Cat's Claw may well be one of the most wondrous herbs of the Peruvian Rain Forest.
In Peru and other Spanish speaking coun-tries, the common name for Uncaria tomentosa is "una de Gato". In English it is translated as "Cat's Claw".
It has been used for hundreds of years, perhaps thousands, by the native Ashaninka Indians for treatment of a wide range of health problems associated with the immune and digestive systems.
As a result of extensive research at Institutes and Universities in Peru, Austria, Germany, England, Hungary and Italy, there is evidence to suggest that Uncaria tomentosa may be beneficial in the treatment of cancer, arthritis, bursitis, rheumatism, genital herpes and herpes zoster, allergies, ulcers, systemic candidiasis, PMS and irregularities of the female cycle, environmental toxin poisoning, numerous bowel and intestinal disorders, organic depression and those infected with the HIV virus.
Dr. Brent W. Davis D.C., who worked with cat's claw for a number of years refers to this herb as "the opener of the way." Because of its remarkable ability to cleanse the entire intestinal tract, he has used it successfully to help patients suffering from Crohn's disease, diverticulitis, leaky bowel syndrome, colitis, hemorrhoids, fistulas, gastritis, ulcers, parasites and intestinal flora imbalance.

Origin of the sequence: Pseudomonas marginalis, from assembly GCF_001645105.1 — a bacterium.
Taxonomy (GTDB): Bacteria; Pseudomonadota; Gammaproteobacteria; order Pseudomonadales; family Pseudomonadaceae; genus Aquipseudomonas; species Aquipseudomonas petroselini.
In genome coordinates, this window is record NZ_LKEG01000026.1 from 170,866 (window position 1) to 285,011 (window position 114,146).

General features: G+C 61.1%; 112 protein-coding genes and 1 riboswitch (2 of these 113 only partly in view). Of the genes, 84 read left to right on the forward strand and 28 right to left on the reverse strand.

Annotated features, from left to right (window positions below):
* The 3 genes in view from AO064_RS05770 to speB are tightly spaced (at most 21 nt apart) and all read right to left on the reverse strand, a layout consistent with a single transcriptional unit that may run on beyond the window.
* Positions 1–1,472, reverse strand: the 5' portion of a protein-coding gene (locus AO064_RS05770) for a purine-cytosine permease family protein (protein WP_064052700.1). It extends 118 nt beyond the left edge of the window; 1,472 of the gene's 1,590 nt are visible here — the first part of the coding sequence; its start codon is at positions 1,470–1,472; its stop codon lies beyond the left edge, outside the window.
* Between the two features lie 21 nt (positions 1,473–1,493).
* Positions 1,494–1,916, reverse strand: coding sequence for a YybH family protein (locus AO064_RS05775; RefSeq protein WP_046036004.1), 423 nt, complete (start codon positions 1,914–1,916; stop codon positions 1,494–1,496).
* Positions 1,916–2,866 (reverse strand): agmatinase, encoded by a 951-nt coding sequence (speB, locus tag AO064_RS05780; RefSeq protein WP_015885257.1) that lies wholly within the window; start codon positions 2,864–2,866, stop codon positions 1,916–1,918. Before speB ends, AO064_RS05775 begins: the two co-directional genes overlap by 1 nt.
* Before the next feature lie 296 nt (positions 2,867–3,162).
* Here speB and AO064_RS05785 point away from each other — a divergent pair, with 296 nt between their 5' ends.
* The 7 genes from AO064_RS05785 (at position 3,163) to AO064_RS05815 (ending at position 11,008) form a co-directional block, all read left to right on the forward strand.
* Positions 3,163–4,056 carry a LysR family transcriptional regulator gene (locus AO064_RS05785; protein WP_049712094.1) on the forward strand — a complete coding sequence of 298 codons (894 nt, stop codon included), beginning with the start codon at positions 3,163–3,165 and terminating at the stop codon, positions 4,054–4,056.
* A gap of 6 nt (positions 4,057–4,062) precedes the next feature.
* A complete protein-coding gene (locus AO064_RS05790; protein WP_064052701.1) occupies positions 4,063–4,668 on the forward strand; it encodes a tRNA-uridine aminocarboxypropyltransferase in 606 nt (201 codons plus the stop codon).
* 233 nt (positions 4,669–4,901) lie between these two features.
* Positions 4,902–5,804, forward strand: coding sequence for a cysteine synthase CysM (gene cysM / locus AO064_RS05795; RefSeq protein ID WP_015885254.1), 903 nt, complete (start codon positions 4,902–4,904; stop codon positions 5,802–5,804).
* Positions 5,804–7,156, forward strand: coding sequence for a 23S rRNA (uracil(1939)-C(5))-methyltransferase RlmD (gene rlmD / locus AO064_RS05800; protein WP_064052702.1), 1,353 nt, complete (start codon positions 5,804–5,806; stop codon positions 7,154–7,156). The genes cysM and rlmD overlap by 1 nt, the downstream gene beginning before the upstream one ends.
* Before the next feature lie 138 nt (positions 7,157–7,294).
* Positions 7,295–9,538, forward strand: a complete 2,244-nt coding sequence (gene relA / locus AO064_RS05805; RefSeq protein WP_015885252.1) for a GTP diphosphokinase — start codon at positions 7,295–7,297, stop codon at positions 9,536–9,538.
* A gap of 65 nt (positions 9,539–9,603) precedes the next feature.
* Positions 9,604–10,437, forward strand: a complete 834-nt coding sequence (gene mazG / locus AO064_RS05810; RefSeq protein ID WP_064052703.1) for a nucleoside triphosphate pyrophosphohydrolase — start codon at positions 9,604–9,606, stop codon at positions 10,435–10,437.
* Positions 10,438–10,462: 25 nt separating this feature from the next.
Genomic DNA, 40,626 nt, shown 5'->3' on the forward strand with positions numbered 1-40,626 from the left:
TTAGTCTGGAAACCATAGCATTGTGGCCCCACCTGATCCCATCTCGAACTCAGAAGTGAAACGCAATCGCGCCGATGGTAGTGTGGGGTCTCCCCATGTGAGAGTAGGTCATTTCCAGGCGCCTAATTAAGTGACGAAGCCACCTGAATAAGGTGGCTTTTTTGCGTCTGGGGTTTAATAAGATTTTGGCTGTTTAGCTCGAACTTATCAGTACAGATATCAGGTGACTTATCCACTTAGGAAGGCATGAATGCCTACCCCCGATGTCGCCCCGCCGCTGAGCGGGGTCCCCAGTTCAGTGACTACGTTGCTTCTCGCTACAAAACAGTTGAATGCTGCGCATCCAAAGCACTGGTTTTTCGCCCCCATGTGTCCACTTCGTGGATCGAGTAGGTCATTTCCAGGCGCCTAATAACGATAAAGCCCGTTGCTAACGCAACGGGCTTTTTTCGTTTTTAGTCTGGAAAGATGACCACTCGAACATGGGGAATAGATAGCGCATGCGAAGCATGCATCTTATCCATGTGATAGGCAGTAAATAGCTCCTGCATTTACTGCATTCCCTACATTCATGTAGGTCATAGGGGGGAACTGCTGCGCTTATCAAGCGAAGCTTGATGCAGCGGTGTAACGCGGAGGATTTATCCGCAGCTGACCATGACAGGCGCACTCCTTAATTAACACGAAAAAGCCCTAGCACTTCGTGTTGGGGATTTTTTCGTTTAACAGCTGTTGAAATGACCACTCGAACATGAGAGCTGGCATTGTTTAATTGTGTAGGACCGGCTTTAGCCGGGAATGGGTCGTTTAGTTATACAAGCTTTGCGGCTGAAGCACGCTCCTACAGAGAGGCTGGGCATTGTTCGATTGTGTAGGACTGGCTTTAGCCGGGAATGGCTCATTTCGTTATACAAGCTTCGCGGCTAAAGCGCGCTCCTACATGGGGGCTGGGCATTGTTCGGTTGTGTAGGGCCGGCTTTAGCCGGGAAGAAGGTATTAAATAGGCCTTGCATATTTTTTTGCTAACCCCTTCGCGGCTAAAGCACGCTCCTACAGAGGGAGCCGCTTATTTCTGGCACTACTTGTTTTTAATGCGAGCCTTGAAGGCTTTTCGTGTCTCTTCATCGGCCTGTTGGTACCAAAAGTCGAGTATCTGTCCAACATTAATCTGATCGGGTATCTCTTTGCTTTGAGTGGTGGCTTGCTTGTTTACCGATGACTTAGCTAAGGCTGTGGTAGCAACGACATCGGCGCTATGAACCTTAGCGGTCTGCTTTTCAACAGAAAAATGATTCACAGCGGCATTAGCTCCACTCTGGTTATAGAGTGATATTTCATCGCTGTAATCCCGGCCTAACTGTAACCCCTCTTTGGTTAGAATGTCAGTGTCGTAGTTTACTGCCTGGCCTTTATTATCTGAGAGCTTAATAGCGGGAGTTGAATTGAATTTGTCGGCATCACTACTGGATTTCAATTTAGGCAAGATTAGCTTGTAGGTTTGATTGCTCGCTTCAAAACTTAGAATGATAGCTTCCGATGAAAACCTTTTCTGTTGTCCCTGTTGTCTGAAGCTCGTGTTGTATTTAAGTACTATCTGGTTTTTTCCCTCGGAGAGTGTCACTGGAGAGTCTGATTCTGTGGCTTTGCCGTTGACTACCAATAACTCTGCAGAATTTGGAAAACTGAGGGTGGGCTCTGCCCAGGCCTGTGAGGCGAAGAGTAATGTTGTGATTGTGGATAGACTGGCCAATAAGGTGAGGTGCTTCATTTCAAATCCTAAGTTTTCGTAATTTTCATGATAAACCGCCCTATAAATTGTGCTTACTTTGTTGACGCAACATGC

Possibly the most exciting news of this herb came about in 1989 when a research scientist, by the name of Dr. Klaus Keplinger, successfully isolated six oxindole alkaloids from the root of Uncaria tomentosa. In his 10 page technical patent he states that all but two of the alkaloids "are suitable for the unspecific stimulation of the immunologic system."
According to his patent, the most immuno-logically active alkaloid is Isopteropodine. Isopteropodine (referred to as Isomer A) and, to a lesser extent, three of the other alkaloids have been shown in laboratory testing to have a pronounced enhancement effect on phaocytosis (the ability of the white blood cells and macrophages to attack, engulf and digest harmful microorganisms, foreign matter and debris).
According to research conducted at the Shanghai College of Traditional Chinese Medicine, Rynchophyiline, one of the remaining two alkaloids, which does not have immuno-stimulating properties, does have the ability to inhibit platelet aggregation and thrombosis. This, of course, suggests that this alkaloid may be quite useful in the prevention of stroke and reducing the risk of heart attack by lowering blood pressure, increasing circulation and inhibiting both the formation of plaque on the arterial walls and the formation of blood clots in the vessels of the brain, heart and arteries.
In an article titled "A New World Class Herb for A.K. Practice," Dr. Davis talks of Uncaria tomentosa's ability to break through severe intestinal derangements that no other available product could touch.
Dr. Richard Gerben M.D., in his book entitled "Vibrational Healing" states, "the herb shows great promise
for the treatment of arthritis when taken internally, either by making a tea or taking capsules of the herb."
He suggests that this herb can be beneficial for individuals who suffer from painful joints and cannot take
conventional medicines because of unpleasant side effects. He emphasizes that it might be helpful in reducing
the side effects of radiation and chemotherapy associated with cancer treatment.
In the words of Dr. Bret Davis, "Uncaria tomentosa is a world class herb which has the power to arrest and
reverse deep-seated pathology. "